‘Oh hard look Wood!’ said the officer admirably keeping his composure. ‘Right Wood, reverse out.’ He was using the theory: if they prang, dust ‘em off and send ‘em up again before they lose their confidence. Unfortunately, I selected the wrong gear; instead of reverse, I selected one of the forward gears and gave the bus another crack. The lads in the back cheered again: ‘Go on Woody – give ‘em some more!’
‘I think I’d better drive back,’ sighed the officer, his good intentions going out of the window.
So, I was on a charge for the driving offence: as they put it, ‘For causing damage to a War Department vehicle and a German civilian bus’. I was marched under guard to the OC’s office. ‘Left-right-left-right,’ screamed a sergeant, it was all very formal, normally he was an alright guy but he’d turned into monster for the day. ‘Left-turn-right turn, beret-off-left-turn, A-T-T-E-N-T-I-O-N!’ They had me so confused by all the shouting that I finished up with my backside to the OC. (Captain Juniper) ‘Oh turn him round, sergeant,’ said the OC. in exasperation, whereupon the sergeant took me by the shoulders and turned me through 180 degrees. As far as I can remember, I only received a balling out and never heard anything more about the other two charges at all.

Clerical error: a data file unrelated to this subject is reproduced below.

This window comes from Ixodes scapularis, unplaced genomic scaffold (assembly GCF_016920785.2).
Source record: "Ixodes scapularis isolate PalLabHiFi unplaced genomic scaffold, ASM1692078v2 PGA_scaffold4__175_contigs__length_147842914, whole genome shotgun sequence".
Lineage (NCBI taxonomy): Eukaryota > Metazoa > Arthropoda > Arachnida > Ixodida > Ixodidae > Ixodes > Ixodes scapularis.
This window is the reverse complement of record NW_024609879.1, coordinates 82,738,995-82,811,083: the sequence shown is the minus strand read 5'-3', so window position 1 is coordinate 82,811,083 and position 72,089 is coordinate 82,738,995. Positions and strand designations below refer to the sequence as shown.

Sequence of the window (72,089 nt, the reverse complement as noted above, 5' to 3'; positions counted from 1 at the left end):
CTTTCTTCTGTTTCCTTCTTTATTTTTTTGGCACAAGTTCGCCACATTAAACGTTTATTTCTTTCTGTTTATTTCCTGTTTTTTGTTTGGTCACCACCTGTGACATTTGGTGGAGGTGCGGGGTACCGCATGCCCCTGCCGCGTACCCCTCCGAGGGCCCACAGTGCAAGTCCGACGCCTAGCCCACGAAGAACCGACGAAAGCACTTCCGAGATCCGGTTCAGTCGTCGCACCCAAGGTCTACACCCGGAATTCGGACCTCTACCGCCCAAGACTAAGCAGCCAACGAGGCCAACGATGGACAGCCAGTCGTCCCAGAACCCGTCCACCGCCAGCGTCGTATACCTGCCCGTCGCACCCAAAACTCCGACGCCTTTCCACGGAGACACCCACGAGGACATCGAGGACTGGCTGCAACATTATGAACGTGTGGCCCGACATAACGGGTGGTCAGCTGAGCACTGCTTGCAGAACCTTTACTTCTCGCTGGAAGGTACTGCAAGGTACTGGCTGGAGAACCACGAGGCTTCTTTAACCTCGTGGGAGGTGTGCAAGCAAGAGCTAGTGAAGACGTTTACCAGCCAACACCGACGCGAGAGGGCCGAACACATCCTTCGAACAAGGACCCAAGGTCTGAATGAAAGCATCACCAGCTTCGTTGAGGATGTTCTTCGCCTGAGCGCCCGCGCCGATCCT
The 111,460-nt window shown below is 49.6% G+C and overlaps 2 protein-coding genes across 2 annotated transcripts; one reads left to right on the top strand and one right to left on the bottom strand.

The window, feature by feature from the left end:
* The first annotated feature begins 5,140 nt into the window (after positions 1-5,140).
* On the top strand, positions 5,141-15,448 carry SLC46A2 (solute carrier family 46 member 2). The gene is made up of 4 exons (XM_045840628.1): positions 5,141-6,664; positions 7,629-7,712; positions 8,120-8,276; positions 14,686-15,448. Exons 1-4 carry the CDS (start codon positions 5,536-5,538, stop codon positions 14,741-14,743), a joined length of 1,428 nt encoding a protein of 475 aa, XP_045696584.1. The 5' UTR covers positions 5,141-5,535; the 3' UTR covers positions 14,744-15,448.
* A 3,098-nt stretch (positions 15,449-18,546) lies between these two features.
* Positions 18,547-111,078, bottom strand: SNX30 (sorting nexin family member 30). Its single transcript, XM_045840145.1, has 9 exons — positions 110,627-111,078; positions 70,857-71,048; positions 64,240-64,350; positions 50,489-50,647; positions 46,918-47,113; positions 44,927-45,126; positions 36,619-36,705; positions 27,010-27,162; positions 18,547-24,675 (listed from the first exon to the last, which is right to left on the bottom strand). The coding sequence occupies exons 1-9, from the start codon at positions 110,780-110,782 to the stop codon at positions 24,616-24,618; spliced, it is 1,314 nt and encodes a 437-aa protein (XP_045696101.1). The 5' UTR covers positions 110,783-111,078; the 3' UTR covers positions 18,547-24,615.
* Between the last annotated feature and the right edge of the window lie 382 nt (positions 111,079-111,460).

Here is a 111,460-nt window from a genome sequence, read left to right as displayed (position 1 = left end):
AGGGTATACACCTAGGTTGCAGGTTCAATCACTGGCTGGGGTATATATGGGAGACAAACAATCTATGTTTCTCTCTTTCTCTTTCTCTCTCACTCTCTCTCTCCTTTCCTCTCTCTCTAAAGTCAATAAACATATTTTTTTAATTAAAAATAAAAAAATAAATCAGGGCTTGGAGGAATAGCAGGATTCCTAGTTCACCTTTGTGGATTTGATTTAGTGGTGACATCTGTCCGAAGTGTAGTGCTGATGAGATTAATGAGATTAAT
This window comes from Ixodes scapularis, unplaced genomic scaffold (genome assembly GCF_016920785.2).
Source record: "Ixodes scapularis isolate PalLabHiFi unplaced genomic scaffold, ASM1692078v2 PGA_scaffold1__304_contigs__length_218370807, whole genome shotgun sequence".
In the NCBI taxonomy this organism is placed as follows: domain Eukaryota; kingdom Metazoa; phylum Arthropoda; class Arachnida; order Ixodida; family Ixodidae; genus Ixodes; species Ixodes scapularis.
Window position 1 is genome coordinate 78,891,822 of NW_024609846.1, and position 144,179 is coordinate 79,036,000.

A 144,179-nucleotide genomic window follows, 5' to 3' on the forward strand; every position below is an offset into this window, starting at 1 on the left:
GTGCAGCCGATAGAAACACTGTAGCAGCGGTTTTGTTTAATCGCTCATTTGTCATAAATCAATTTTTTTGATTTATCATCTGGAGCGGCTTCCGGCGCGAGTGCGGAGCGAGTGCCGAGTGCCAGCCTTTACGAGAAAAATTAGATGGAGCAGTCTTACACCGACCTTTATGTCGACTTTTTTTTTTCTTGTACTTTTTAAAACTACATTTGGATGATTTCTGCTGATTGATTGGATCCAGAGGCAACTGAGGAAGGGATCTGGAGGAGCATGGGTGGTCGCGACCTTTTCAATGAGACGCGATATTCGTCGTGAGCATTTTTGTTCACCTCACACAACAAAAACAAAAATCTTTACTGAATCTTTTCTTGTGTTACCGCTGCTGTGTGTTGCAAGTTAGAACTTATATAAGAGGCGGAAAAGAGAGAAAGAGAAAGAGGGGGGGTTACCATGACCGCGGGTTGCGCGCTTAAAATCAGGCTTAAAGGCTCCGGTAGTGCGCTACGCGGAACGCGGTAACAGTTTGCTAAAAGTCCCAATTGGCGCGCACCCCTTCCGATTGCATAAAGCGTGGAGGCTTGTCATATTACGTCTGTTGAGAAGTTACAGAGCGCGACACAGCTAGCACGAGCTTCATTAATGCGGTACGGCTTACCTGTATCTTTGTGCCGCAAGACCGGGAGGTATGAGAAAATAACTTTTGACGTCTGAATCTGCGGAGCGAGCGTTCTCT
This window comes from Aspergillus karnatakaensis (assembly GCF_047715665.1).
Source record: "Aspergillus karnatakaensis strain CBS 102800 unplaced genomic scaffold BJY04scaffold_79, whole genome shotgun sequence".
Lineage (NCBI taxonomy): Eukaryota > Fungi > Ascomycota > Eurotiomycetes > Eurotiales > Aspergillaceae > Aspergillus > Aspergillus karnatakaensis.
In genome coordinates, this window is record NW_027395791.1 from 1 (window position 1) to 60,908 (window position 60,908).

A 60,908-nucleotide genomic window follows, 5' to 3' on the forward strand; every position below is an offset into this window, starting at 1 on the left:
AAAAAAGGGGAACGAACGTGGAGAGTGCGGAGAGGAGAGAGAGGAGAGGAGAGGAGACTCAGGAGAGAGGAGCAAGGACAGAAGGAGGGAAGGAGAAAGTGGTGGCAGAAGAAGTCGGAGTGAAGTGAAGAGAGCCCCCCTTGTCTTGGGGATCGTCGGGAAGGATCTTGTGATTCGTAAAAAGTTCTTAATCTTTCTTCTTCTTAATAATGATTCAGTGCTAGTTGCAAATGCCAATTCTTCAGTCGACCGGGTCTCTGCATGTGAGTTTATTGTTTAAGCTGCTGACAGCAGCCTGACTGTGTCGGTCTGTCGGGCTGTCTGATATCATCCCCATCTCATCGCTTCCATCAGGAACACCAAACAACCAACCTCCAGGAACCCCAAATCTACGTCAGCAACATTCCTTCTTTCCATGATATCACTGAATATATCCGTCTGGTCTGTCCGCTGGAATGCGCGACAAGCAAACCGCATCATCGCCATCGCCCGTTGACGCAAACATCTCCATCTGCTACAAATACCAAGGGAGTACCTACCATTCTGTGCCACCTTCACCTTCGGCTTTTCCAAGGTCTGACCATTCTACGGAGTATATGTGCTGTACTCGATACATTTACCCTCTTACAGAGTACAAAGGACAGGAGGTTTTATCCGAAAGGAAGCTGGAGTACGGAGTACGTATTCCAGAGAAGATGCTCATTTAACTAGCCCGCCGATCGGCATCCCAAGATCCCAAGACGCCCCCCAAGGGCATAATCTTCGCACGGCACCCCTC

So the result was I didn’t actually pass my driving test in the army. But I had put that right by 1962 when I passed my test in civilian life and got my first car.

My First Car
It was a Friday lunch time in 1962 and clutching my new driving licence I was dropped off by Dad outside Magnetic Motors in Water lane, there to pick up my very first car. It was a 1959, beige coloured, Ford Popular 100E three years old and cost me the £165 that I had managed to save up from my meagre army pays. It was standing there bright and shiny amongst all the other cars in the showroom. I asked the salesman to manoeuvre it out for me as I was afraid of scratching it, not to mention the other cars. He parked it across Water Lane, shook my hand and wishing me the best of luck departed. I sat in the driver’s seat, twiddled the wheel a bit and looked across to the passenger’s seat; for the first time I saw there was no one sitting there – it was all a bit scary!